The AACU is taking the skill gap seriously and working with schools to try to redesign the curriculum to more effectively develop job-related skills.
“The curricula that have evolved over time are very disorganised and leave students with too much freedom in picking their courses,” said Debra Humphreys, vice president for policy and public engagement. “Now, we need to design curricula that are more aligned with employer expectations and that are more scaffolded, so that students keep moving up until they get to the highest level of writing or other skills.”
About two-thirds reject candidates because they can’t clearly articulate their abilities.
Some organisations are trying to help young people discern skills they may not realise they can offer employers. YouthNet, a UK charity, has just launched an online tool called Define Me that’s designed to help young people identify job-related skills they have acquired in everyday life experiences such as playing sports, traveling and volunteering, and then find the right words to describe them to potential employers.
A YouthNet survey of UK employers found that nearly half feel young applicants don’t understand required job skills, and about two-thirds reject candidates because they can’t clearly articulate their abilities.
“If young people don’t have much practical [internship] experience from working in an office, they need to realise that they have other talent that is transferable to jobs, such as writing blogs for social media or learning time-management skills from working in a bakery or restaurant kitchen,” said Oliver Drackford, head of marketing and communications for YouthNet.
Tools to help
UBS, the global financial-services company, provided funding for Define Me because it wanted to encourage young people to become more self-aware. “When young people present themselves to employers, so many say, ‘You haven’t got what it takes,’,” said Richard Hardie, chairman of UBS Ltd. “Define Me makes people think about themselves. It can rescue people with low self-esteem who haven’t been advised on how to promote themselves.”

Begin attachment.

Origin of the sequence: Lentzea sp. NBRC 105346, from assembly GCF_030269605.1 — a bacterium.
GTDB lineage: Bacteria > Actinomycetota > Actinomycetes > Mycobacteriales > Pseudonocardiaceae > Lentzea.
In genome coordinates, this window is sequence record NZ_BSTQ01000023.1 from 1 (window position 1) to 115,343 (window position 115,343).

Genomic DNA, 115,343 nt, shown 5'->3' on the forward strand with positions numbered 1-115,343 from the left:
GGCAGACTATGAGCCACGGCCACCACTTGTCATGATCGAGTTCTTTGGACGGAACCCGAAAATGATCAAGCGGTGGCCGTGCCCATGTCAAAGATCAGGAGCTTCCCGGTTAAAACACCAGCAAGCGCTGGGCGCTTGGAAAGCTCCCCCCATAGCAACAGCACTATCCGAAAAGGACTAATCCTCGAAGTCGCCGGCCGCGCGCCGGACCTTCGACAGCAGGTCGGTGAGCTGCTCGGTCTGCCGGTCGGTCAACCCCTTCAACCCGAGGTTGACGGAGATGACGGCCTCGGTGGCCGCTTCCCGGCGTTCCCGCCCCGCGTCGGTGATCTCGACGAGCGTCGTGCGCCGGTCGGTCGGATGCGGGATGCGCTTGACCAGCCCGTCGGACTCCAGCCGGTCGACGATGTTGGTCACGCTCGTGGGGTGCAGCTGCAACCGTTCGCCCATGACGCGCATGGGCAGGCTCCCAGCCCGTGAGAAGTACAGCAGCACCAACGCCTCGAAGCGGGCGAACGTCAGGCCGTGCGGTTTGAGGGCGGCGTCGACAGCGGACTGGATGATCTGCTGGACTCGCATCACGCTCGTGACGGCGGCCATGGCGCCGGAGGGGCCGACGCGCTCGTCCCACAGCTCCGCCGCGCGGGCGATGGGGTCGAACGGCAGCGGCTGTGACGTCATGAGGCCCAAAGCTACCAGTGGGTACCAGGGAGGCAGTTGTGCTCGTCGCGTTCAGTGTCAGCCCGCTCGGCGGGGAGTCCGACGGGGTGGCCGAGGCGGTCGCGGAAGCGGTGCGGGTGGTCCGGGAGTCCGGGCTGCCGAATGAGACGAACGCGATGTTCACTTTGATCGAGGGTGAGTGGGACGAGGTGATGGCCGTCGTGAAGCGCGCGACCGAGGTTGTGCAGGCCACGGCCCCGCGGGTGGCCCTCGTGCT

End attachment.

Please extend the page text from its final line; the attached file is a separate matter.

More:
Another tool for unemployed young people is Jobipedia, http://www.jobipedia.org, a website where they can ask questions about recruiting and workplace issues and get advice from human resources managers at about 30 major companies, including AT&T, Merck, American Express and DuPont.
“Students have the ear of the people who are reviewing resumes every day and hiring early career candidates,” said Mike McGuiness, executive director of Jopipedia.org, which was created by the HR Policy Association in Washington DC. “They can learn what employers are looking for that they might need to work on.”
Employers want the millennial generation to learn to communicate in a respectful manner that gets the idea across well.
Of all the complaints he hears from employers, he said, they especially want the millennial generation — born in the 1980s and 1990s — to learn to communicate “in a respectful manner that gets the idea across well. General professionalism and work ethic are other areas where millennials are found lacking.”
Some universities are spurring students to focus very early in their studies on workplace preparation. At Bentley University in Waltham, Massachusetts in the US, freshmen take an introductory career development class and a skills assessment to get a better sense of their aptitudes, as well as weaknesses. Employees of such companies as Fidelity and TJ Maxx visit the class and provide feedback on resumes, elevator pitches and interview skills
Bentley also gets input from businesses about the curriculum. For example, EMC broached the idea of a professional sales major, Gloria Larson, Bentley’s president, said.
“We discussed it with faculty and other companies and now have a sales major,” she said.
Most students major in business at Bentley but also take some liberal arts classes. “I have worked in teams in most of my classes, much more than my friends at other schools,” said Amanda McCormick, a junior at Bentley who hopes to work in fashion marketing. Teamwork, plus her experience making presentations in class, proved valuable for an internship this year at fashion designer Kate Spade.
“The most valuable thing was getting to see what a corporate workplace is really like,” she said. “It was eye opening.”